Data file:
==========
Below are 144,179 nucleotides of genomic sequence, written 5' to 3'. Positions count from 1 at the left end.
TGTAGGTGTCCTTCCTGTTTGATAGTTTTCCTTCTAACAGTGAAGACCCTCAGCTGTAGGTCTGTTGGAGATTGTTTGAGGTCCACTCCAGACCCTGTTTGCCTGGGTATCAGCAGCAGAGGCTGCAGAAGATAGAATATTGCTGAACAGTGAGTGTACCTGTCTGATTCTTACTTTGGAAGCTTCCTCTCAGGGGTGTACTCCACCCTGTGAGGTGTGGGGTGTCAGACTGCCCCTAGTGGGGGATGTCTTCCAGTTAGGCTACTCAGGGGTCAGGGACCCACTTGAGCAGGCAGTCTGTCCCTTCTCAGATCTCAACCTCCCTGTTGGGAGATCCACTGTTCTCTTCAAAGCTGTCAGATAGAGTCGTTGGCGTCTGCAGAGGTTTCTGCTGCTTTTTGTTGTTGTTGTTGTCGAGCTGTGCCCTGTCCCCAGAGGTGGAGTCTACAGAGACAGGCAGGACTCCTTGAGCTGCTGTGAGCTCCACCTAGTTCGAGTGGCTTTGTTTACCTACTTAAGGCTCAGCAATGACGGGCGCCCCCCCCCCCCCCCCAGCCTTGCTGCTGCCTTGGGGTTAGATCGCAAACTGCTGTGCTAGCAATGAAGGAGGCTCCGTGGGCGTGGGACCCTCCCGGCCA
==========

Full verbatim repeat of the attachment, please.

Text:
Below are 144,179 nucleotides of genomic sequence, written 5' to 3'. Positions count from 1 at the left end.
TGTAGGTGTCCTTCCTGTTTGATAGTTTTCCTTCTAACAGTGAAGACCCTCAGCTGTAGGTCTGTTGGAGATTGTTTGAGGTCCACTCCAGACCCTGTTTGCCTGGGTATCAGCAGCAGAGGCTGCAGAAGATAGAATATTGCTGAACAGTGAGTGTACCTGTCTGATTCTTACTTTGGAAGCTTCCTCTCAGGGGTGTACTCCACCCTGTGAGGTGTGGGGTGTCAGACTGCCCCTAGTGGGGGATGTCTTCCAGTTAGGCTACTCAGGGGTCAGGGACCCACTTGAGCAGGCAGTCTGTCCCTTCTCAGATCTCAACCTCCCTGTTGGGAGATCCACTGTTCTCTTCAAAGCTGTCAGATAGAGTCGTTGGCGTCTGCAGAGGTTTCTGCTGCTTTTTGTTGTTGTTGTTGTCGAGCTGTGCCCTGTCCCCAGAGGTGGAGTCTACAGAGACAGGCAGGACTCCTTGAGCTGCTGTGAGCTCCACCTAGTTCGAGTGGCTTTGTTTACCTACTTAAGGCTCAGCAATGACGGGCGCCCCCCCCCCCCCCCCAGCCTTGCTGCTGCCTTGGGGTTAGATCGCAAACTGCTGTGCTAGCAATGAAGGAGGCTCCGTGGGCGTGGGACCCTCCCGGCCA